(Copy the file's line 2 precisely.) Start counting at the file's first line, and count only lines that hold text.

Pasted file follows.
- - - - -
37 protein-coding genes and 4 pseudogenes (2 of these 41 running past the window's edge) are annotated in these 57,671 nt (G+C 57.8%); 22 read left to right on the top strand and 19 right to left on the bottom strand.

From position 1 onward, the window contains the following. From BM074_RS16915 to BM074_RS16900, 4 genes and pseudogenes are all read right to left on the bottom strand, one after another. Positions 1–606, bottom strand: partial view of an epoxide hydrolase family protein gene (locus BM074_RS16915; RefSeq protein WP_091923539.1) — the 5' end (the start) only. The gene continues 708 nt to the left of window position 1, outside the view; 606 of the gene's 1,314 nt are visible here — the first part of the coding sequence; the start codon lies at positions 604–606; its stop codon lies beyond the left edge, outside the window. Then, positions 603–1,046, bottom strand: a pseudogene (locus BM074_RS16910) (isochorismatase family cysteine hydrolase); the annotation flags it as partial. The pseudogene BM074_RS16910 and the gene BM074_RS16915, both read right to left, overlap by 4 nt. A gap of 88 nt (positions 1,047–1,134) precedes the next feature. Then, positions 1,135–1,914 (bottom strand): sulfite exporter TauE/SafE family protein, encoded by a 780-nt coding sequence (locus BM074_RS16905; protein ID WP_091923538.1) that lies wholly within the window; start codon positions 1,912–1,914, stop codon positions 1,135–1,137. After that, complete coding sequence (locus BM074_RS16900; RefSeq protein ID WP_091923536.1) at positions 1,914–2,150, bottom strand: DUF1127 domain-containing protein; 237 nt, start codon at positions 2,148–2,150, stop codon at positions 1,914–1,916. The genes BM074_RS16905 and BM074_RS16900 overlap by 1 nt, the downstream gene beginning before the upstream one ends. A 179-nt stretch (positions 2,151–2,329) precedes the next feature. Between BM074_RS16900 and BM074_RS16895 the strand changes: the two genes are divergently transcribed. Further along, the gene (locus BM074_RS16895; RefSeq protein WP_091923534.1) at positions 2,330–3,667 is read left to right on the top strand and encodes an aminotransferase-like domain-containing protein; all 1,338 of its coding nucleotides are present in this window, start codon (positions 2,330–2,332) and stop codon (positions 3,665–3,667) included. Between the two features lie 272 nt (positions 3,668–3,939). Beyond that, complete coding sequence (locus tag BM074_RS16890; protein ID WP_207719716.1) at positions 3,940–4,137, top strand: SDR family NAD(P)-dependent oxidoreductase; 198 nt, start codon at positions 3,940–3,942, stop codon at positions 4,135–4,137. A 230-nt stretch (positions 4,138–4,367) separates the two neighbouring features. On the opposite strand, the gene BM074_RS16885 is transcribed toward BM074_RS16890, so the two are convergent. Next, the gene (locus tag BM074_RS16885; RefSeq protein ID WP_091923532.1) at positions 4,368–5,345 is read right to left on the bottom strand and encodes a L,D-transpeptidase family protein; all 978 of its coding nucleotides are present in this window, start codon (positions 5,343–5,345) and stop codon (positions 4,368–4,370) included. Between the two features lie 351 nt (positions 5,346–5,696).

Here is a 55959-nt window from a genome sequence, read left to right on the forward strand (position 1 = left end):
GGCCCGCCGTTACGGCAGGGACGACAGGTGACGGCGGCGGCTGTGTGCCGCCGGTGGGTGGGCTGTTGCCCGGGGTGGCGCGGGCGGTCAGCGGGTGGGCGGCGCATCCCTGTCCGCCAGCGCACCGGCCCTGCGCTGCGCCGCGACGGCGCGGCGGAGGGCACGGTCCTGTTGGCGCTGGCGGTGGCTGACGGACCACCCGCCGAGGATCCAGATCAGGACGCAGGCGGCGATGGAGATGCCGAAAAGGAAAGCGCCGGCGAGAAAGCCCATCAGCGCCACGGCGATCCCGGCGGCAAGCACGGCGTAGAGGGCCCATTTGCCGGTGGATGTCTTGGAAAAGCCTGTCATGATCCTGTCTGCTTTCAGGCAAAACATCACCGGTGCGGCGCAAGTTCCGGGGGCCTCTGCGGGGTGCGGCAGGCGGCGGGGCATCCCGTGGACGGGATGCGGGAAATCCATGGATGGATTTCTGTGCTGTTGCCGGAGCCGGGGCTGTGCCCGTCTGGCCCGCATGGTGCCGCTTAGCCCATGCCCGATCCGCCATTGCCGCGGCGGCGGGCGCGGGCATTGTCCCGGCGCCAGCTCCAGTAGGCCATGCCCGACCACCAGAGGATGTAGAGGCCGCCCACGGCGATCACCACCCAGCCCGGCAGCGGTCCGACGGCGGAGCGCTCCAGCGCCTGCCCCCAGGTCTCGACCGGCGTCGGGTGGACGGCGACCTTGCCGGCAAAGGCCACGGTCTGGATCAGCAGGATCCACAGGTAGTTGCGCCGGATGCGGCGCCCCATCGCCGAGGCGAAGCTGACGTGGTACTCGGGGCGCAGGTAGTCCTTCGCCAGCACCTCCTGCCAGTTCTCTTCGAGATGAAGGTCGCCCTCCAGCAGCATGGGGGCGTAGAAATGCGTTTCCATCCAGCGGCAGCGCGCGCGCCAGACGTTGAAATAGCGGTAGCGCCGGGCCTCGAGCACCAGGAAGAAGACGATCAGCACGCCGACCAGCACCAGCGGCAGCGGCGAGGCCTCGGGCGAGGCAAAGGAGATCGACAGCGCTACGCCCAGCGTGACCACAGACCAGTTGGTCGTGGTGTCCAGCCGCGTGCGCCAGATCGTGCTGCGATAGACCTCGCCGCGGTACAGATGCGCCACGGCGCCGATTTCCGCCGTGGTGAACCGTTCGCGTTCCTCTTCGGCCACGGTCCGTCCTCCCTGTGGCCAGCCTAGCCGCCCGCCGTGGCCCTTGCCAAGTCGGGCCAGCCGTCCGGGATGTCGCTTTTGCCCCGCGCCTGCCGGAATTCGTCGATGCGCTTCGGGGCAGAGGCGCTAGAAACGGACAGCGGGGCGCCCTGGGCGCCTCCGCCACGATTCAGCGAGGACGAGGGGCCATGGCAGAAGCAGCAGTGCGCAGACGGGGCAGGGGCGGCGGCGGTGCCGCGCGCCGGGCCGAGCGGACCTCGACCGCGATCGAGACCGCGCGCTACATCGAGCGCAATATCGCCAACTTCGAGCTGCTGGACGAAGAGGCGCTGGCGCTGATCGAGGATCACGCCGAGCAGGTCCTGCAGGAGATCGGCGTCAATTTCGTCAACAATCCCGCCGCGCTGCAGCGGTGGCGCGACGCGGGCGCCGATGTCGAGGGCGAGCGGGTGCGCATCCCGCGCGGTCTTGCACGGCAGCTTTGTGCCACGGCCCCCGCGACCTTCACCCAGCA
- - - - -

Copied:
From position 1 onward, the window contains the following. From BM074_RS16915 to BM074_RS16900, 4 genes and pseudogenes are all read right to left on the bottom strand, one after another. Positions 1–606, bottom strand: partial view of an epoxide hydrolase family protein gene (locus BM074_RS16915; RefSeq protein WP_091923539.1) — the 5' end (the start) only. The gene continues 708 nt to the left of window position 1, outside the view; 606 of the gene's 1,314 nt are visible here — the first part of the coding sequence; the start codon lies at positions 604–606; its stop codon lies beyond the left edge, outside the window. Then, positions 603–1,046, bottom strand: a pseudogene (locus BM074_RS16910) (isochorismatase family cysteine hydrolase); the annotation flags it as partial. The pseudogene BM074_RS16910 and the gene BM074_RS16915, both read right to left, overlap by 4 nt. A gap of 88 nt (positions 1,047–1,134) precedes the next feature. Then, positions 1,135–1,914 (bottom strand): sulfite exporter TauE/SafE family protein, encoded by a 780-nt coding sequence (locus BM074_RS16905; protein ID WP_091923538.1) that lies wholly within the window; start codon positions 1,912–1,914, stop codon positions 1,135–1,137. After that, complete coding sequence (locus BM074_RS16900; RefSeq protein ID WP_091923536.1) at positions 1,914–2,150, bottom strand: DUF1127 domain-containing protein; 237 nt, start codon at positions 2,148–2,150, stop codon at positions 1,914–1,916. The genes BM074_RS16905 and BM074_RS16900 overlap by 1 nt, the downstream gene beginning before the upstream one ends. A 179-nt stretch (positions 2,151–2,329) precedes the next feature. Between BM074_RS16900 and BM074_RS16895 the strand changes: the two genes are divergently transcribed. Further along, the gene (locus BM074_RS16895; RefSeq protein WP_091923534.1) at positions 2,330–3,667 is read left to right on the top strand and encodes an aminotransferase-like domain-containing protein; all 1,338 of its coding nucleotides are present in this window, start codon (positions 2,330–2,332) and stop codon (positions 3,665–3,667) included. Between the two features lie 272 nt (positions 3,668–3,939). Beyond that, complete coding sequence (locus tag BM074_RS16890; protein ID WP_207719716.1) at positions 3,940–4,137, top strand: SDR family NAD(P)-dependent oxidoreductase; 198 nt, start codon at positions 3,940–3,942, stop codon at positions 4,135–4,137. A 230-nt stretch (positions 4,138–4,367) separates the two neighbouring features. On the opposite strand, the gene BM074_RS16885 is transcribed toward BM074_RS16890, so the two are convergent. Next, the gene (locus tag BM074_RS16885; RefSeq protein ID WP_091923532.1) at positions 4,368–5,345 is read right to left on the bottom strand and encodes a L,D-transpeptidase family protein; all 978 of its coding nucleotides are present in this window, start codon (positions 5,343–5,345) and stop codon (positions 4,368–4,370) included. Between the two features lie 351 nt (positions 5,346–5,696).